Mauger & Cie.’s Memoir with a Notation by Franklin9
Copy: University of Pennsylvania Library
<August 20, 1781, in French: Last January Mauger & Compagnie of Metz was charged by the Continental Congress acting through Superintendent of Finance Robert Morris to provide it with cloth, shirts, shoes, and uniforms, which the Army greatly needs. We prepared the goods for departure at Amsterdam commencing in April, but the enemy captured or prevented from reaching port the ships to carry them. As there remains no way to transport these supplies, so impatiently awaited in the United States, from Amsterdam, they must be sent by way of France. Therefore in the name of the United States we ask passports for this merchandise to enter Brest or Nantes freely. To minimize the risk it will not all go on the same ship, but it will be sent as rapidly as circumstances permit. The first cargo ought to leave in September to profit from any escort that might be leaving at that time for the United States.1 The shipments will consist of (1) 150,000 aunes of coarse cloth for soldiers’ shirts, uniforms, and gaiters, divided into five loads; (2) 10,000 soldiers’ shirts, in three loads; (3) 9,000 pairs of shoes, in three loads; (4) 3,000 pieces of Metz cloth called Eternelle for soldiers’ vests and trousers, in five loads. These passports should be valid for 15 to 18 months and allow freedom of transit through the interior of France. If this purchase cannot be executed, we despair of making another such, given the limited means of Congress. We solicit this in the name of the United States.2>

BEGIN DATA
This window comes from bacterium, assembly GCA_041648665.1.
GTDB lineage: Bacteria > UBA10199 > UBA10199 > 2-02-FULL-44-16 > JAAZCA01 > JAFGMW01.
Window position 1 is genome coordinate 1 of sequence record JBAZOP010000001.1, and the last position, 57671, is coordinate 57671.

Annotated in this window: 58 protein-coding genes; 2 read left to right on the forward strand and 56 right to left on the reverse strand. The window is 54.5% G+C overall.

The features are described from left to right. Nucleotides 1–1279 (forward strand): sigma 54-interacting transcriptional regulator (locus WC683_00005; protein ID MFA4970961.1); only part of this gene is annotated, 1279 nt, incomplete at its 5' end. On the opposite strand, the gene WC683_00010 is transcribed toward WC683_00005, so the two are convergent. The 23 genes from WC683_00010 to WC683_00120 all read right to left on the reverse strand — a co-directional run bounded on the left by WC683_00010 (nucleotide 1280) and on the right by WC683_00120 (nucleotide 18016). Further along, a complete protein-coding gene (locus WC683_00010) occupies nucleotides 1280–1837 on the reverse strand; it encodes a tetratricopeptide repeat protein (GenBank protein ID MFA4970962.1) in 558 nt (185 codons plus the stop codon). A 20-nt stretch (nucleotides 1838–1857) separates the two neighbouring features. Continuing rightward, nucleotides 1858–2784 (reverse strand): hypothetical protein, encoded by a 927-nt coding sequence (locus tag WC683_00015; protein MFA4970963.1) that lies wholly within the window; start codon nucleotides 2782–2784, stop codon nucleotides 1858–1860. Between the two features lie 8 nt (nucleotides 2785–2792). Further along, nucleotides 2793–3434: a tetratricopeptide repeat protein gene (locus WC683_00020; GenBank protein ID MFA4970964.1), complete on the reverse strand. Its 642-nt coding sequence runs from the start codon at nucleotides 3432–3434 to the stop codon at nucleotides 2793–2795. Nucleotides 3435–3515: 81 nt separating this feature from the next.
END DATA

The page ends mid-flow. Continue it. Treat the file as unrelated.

9. The original was enclosed in the Sept. 6 letter, below, from Louis-Dominique Ethis de Corny (XXXIV, 336n, 343n). The copy is in L’Air de Lamotte’s hand.
1. As far as we know, no French convoy for America sailed before late October.
2. A marginal notation adds the following information: La Luzerne and Lafayette sent Ethis de Corny, principal in Rochambeau’s army, back to France to be of service to Congress. The passports are necesary to supply the urgent needs of the U.S., which were increased by the capture of the Marquis de Lafayette. These goods can only be sent from French ports. As the merchandise comes from a province considered foreign and is only passing through France, the shipment does not violate His Majesty’s rights. (The province was Lorraine, which had been formally acquired by France fifteen years earlier and, like Alsace, enjoyed special trade privileges). And by assisting France’s allies he will reduce the amount of aid he must furnish himself. The business will aid the economies of Lorraine and the bishoprics (Metz, Verdun, and Toul). Without these passports Congress will incur unnecessary storage and interest payments.
A notation in BF’s hand indicates that the originals of this memoir and Ethis de Corny’s Sept. 6 letter were sent to Versailles. He also wrote that, “It appears to me that the Passports desired may be of great Utility to our Affairs, and therefore, if there be no particular Reasons that make it improper to grant them, I cannot but wish they may be obtained B. Franklin”.